As the architect behind many of the stylistic blueprint shifts in dance since the early heady days of acid house, Charlie May knows a thing or two about what makes a dance floor tick.
One half of revered progressive house pioneers Spooky; the engineer and producer of many of Sasha’s biggest singles and albums; highly respected solo producer in his own right, May has remained at the vivacious beating heart of house since the early ’90s.
It was in 1992 that Charlie May and production partner Duncan Forbes made their maiden voyage as Spooky. After meeting and becoming firm friends, they cut their first record for progressive imprint Guerilla Records, ‘Don’t Panic’. It was to prove highly influential in the futuristic new movement in dance music – progressive house – that took the rhythms of acid, and married them to aquatic depths of Detroit techno with overlays of ambient music, to create a fresh new hybrid.
Heralded as figureheads of the progressive house scene, Spooky cemented this by creating their sky strafing and ambitious long-player ‘Gargantuan’. One of the first dance albums of its kind, this pinnacle album would go on to spawn a million sound-a-likes, establishing the production wizardry of Charlie May, whose tweaking and pitch-perfect ear was set to have a huge influence, both in front of and behind the scenes.
3 years later, their most critically acclaimed album – 1995’s ‘Found Sound’ led the duo to become in high demand as remixers, reworking everyone from Sven Väth to William Orbit.
Taking a brief hiatus from Spooky, Charlie May went in search of a new project. Linking up with DJ superstar Sasha, their initial production collaboration was on a soundtrack to hit Playstation game Wipeout 3, and from there, Sasha tasked May with engineering a new version of an unreleased Spooky track ‘Xpander’, which was to become one of Sasha’s signature tracks.
The acclaimed ‘Airdrawndagger’ album (2002), again featured May behind the boards (alongside Junkie XL), as well as the following Global Underground mix album ‘Involver’. But eager to step out of the shadows, May had all this time been honing his solo chops, and with the release of the fresh ‘Bug EP’ on Junior Boys Own London, he began to garner props as a producer in his own right. Charlie’s solo incarnation was to bear further fruit in 2006, with the Charlie May vs. Sasha cut ‘Seal Clubbing’, a smash record for Renaissance.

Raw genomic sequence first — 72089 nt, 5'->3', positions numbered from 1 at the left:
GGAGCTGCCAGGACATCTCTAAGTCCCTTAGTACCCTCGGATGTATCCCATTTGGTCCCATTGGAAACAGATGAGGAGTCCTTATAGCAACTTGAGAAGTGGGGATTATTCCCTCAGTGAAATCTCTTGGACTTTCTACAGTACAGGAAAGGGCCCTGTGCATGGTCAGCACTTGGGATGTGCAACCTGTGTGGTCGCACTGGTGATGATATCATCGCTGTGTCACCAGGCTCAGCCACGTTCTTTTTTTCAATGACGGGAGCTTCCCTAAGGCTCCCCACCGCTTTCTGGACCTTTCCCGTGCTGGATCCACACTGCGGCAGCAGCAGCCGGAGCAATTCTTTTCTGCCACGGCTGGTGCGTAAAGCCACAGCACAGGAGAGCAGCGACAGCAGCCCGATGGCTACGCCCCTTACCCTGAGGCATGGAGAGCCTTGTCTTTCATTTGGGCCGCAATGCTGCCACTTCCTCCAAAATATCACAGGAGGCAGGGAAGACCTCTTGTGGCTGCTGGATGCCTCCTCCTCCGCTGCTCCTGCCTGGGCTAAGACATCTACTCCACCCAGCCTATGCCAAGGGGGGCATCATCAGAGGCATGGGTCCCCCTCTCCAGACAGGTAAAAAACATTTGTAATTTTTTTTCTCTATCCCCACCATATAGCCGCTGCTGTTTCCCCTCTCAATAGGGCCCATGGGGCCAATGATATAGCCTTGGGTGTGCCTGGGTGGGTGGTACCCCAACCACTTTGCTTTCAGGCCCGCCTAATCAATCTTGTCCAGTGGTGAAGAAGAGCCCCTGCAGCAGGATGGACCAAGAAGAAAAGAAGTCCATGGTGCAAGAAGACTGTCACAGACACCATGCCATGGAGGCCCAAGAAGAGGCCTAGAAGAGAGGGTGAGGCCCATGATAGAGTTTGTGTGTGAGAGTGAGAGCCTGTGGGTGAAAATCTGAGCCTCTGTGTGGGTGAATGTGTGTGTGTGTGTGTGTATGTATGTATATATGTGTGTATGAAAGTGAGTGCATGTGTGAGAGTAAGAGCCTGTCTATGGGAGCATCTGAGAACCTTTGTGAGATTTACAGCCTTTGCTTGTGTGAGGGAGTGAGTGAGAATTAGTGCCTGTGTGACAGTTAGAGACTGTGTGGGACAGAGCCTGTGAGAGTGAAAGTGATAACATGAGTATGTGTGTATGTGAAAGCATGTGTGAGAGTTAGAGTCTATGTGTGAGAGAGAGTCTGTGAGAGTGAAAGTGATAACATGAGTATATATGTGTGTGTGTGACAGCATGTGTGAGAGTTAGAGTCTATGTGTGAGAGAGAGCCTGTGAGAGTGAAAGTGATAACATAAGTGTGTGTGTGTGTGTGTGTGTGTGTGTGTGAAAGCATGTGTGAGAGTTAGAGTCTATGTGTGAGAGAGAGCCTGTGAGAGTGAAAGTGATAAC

Returning to the Spooky fold for a third album, ‘Open’, (2007), Spooky found themselves in New York City (during the album promo tour), where they settled to collaborate with Sasha on a succession of new productions for the DJ’s fresh label Emfire including ‘Coma’ and ‘Who Killed Sparky’. Off the back of these well-received cuts, the duo was brought in to assist with the production of ‘Involv2er’, the second volume in Sasha’s DJ mix/remixes series.
In 2009, Spooky have been hard at work on several new projects. However, this will be the year that Charlie May’s solo career really kicks into gear. Having etched several new club tracks, exhibiting a heavier techno influence, Charlie’s more inspired than ever, and has plenty of new plans.
“I’ve just finished two tracks for La Tour, Pole Folder’s label, and I’m feeling my way around, getting back into the solo headspace really, which is cool. I’m also doing some new remixes, something for Glenn Morrison, with Robert Babicz (aka Rob Acid) and also for Bedrock. There’s so much cool techno stuff about at the moment which is really inspiring me."
He’s currently cutting several new tracks, both with Spooky and solo, which he’ll further shape with a new record label, which will also launch in 2009. And for those hanging on for an artist album, it seems you might not be waiting too much longer…
“I’m focusing on singles for a bit but I’d also like to do an album – it’s something I really want to do. That would be a big achievement. It’s all guns blazing really – watch this space.”
Stepping into the spotlight properly with these releases, it seems that Charlie May’s time is truly now.